Spyware Makers Noticing Firefox
from the what-else-can-we-switch-to? dept
Many people have pointed out recently that the reason “alternative” browsers like Safari, Firefox and Opera seemed to be more secure than IE was because no one was using them. That is, they aren’t any more secure in reality, but the people who exploit security holes saw no reason to target them. With the recent growth (and related attention) of Firefox, however, some now expect spyware makers to start targeting that browser as well. The question, really, is how well Firefox/Mozilla will be able to fend off these attacks compared to IE. That might show how secure Firefox really is in comparison to IE.
Comments on “Spyware Makers Noticing Firefox”
Windows XP (many users log in as administrators, all windowing code runs in kernel mode, scriptable media applications are considered non-removable parts of the OS) and IE (think ActiveX) really are architecturally less secure, but it’s also true they are the main targets. I expect to see more successful attacks on both Linux and FireFox… and the open source community will start sounding more like MS when they say that responsible users need to download the patches as soon as they become available.
Re: half correct
The notable difference is that, so far, the turnaround time for security bug-fixes in large open-source projects is far less than the turnaround time for MS to release security fixes. I’m talking 24 hours vs 6 months as a kind of comparison.
I think that open-source projects are only marginally more secure than closed-source projects by their open nature, and comparing actual security in general isn’t possible on that scale; it’s a project-by-project thing, because it depends on the number and calibre of people involved vs the project complexity.
Open source projects should have better peer-reviewed fixes that come out in a more timely fashion, and that’s the only difference. I think such a difference is a really important one, and that, while OSS stuff can’t always be vastly more secure inherently, that the turnaround time makes a very big difference.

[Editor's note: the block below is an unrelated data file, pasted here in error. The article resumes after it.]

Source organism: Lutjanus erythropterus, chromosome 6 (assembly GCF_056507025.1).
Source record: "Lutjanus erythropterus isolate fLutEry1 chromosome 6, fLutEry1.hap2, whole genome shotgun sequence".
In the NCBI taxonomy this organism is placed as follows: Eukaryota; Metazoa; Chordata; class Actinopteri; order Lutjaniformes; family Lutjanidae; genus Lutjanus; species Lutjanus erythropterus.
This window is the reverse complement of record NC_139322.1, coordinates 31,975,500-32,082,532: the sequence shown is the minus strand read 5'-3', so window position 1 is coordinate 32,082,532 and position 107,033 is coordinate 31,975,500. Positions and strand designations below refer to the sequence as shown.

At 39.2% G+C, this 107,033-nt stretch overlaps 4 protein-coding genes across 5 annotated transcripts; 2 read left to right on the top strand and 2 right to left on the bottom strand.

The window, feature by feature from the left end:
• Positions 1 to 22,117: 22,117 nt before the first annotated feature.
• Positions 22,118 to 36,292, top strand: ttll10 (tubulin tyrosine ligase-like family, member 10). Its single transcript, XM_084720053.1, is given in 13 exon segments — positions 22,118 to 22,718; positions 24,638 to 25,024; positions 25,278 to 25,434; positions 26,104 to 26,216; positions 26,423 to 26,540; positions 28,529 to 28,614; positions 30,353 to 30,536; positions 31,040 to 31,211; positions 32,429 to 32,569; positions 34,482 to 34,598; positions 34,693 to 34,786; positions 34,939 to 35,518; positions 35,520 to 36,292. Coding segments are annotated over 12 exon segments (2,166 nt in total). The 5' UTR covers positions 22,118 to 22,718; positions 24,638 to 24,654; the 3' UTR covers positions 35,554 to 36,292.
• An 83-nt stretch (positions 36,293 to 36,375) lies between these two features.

Re: Re: half correct
ActiveX Controls not being able to execute is the primary reason for Firefox being able to be more secure. Don’t need ’em don’t want ’em. Also ads can be eliminated with plugins increasing safety and useability.
spyware is not security
you are confusing the issue of spyware and security. IE has many security problems that are completely unrelated to spyware. The alternate browser crowd is more secure because they do not have these same gaping holes.
Spyware can be avoided by using an antispyware program, security holes in the browsers can only be handled by fixing the security holes.
Re: spyware is not security
Not really. While you’re right that they’re two different things, the reason spyware gets in is often because of security holes. So, the amount of spyware getting through is basically a proxy for the security of the browser itself.
Jumping the gun
I’ve seen this a few times, now: in earlier days, open-source was just plain `more secure’. Then it was `more secure because updates come out faster’. These were days before Firefox, nae even Mozilla, was a glint in a web-surfer’s eye. Since then, open-source has had to deal with scalability: the packages we know and love are now *huge*, beyond many a solitary programmer’s wit to debug, let alone tweak to integrate with anything else.
So we’ll have to see how the Firefox team copes with pushing out an increasing number of fixes, and whether the Internet population actually bothers applying them in a timely enough fashion.